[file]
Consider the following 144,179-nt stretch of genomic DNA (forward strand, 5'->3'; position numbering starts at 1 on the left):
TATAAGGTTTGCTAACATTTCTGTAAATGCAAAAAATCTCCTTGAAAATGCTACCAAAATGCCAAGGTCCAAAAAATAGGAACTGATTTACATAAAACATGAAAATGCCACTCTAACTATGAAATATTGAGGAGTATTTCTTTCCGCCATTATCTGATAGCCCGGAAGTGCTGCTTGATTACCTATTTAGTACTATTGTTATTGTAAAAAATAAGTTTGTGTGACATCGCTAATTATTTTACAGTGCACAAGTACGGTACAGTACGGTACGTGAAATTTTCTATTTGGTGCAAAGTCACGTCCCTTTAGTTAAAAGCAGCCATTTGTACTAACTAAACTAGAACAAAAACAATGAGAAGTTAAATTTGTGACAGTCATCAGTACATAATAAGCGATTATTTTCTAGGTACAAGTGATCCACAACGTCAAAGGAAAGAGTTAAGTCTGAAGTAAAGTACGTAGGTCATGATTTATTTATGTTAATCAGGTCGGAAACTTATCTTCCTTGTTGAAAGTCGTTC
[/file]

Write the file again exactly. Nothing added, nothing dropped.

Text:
Consider the following 144,179-nt stretch of genomic DNA (forward strand, 5'->3'; position numbering starts at 1 on the left):
TATAAGGTTTGCTAACATTTCTGTAAATGCAAAAAATCTCCTTGAAAATGCTACCAAAATGCCAAGGTCCAAAAAATAGGAACTGATTTACATAAAACATGAAAATGCCACTCTAACTATGAAATATTGAGGAGTATTTCTTTCCGCCATTATCTGATAGCCCGGAAGTGCTGCTTGATTACCTATTTAGTACTATTGTTATTGTAAAAAATAAGTTTGTGTGACATCGCTAATTATTTTACAGTGCACAAGTACGGTACAGTACGGTACGTGAAATTTTCTATTTGGTGCAAAGTCACGTCCCTTTAGTTAAAAGCAGCCATTTGTACTAACTAAACTAGAACAAAAACAATGAGAAGTTAAATTTGTGACAGTCATCAGTACATAATAAGCGATTATTTTCTAGGTACAAGTGATCCACAACGTCAAAGGAAAGAGTTAAGTCTGAAGTAAAGTACGTAGGTCATGATTTATTTATGTTAATCAGGTCGGAAACTTATCTTCCTTGTTGAAAGTCGTTC